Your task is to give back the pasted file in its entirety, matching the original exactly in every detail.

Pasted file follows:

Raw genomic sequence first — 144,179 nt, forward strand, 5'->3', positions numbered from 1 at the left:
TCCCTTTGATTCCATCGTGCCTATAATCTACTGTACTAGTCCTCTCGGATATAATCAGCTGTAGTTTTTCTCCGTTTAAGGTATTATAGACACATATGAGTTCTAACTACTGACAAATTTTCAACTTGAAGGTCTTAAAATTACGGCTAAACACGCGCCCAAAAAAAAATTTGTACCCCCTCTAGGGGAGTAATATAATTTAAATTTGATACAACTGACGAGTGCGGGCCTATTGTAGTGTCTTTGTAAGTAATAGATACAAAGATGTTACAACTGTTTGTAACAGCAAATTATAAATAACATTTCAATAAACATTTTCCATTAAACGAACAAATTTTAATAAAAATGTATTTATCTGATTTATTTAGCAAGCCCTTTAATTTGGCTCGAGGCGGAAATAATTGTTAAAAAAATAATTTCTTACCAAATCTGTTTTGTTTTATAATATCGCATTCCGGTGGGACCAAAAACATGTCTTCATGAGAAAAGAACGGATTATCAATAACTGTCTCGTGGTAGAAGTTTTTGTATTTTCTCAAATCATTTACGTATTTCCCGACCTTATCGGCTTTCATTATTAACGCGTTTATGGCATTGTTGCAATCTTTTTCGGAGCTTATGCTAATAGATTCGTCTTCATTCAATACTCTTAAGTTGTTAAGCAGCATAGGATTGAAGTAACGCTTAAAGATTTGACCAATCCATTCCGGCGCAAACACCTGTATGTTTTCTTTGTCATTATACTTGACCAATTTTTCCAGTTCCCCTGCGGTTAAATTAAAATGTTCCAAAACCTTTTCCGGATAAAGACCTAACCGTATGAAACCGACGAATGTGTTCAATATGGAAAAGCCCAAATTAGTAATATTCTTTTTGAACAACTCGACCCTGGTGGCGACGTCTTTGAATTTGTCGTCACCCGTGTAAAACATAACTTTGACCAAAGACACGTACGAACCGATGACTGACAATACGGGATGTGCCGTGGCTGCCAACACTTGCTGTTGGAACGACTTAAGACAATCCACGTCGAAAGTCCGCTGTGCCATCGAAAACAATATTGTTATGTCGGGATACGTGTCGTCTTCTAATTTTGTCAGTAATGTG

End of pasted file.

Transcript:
Raw genomic sequence first — 144,179 nt, forward strand, 5'->3', positions numbered from 1 at the left:
TCCCTTTGATTCCATCGTGCCTATAATCTACTGTACTAGTCCTCTCGGATATAATCAGCTGTAGTTTTTCTCCGTTTAAGGTATTATAGACACATATGAGTTCTAACTACTGACAAATTTTCAACTTGAAGGTCTTAAAATTACGGCTAAACACGCGCCCAAAAAAAAATTTGTACCCCCTCTAGGGGAGTAATATAATTTAAATTTGATACAACTGACGAGTGCGGGCCTATTGTAGTGTCTTTGTAAGTAATAGATACAAAGATGTTACAACTGTTTGTAACAGCAAATTATAAATAACATTTCAATAAACATTTTCCATTAAACGAACAAATTTTAATAAAAATGTATTTATCTGATTTATTTAGCAAGCCCTTTAATTTGGCTCGAGGCGGAAATAATTGTTAAAAAAATAATTTCTTACCAAATCTGTTTTGTTTTATAATATCGCATTCCGGTGGGACCAAAAACATGTCTTCATGAGAAAAGAACGGATTATCAATAACTGTCTCGTGGTAGAAGTTTTTGTATTTTCTCAAATCATTTACGTATTTCCCGACCTTATCGGCTTTCATTATTAACGCGTTTATGGCATTGTTGCAATCTTTTTCGGAGCTTATGCTAATAGATTCGTCTTCATTCAATACTCTTAAGTTGTTAAGCAGCATAGGATTGAAGTAACGCTTAAAGATTTGACCAATCCATTCCGGCGCAAACACCTGTATGTTTTCTTTGTCATTATACTTGACCAATTTTTCCAGTTCCCCTGCGGTTAAATTAAAATGTTCCAAAACCTTTTCCGGATAAAGACCTAACCGTATGAAACCGACGAATGTGTTCAATATGGAAAAGCCCAAATTAGTAATATTCTTTTTGAACAACTCGACCCTGGTGGCGACGTCTTTGAATTTGTCGTCACCCGTGTAAAACATAACTTTGACCAAAGACACGTACGAACCGATGACTGACAATACGGGATGTGCCGTGGCTGCCAACACTTGCTGTTGGAACGACTTAAGACAATCCACGTCGAAAGTCCGCTGTGCCATCGAAAACAATATTGTTATGTCGGGATACGTGTCGTCTTCTAATTTTGTCAGTAATGTG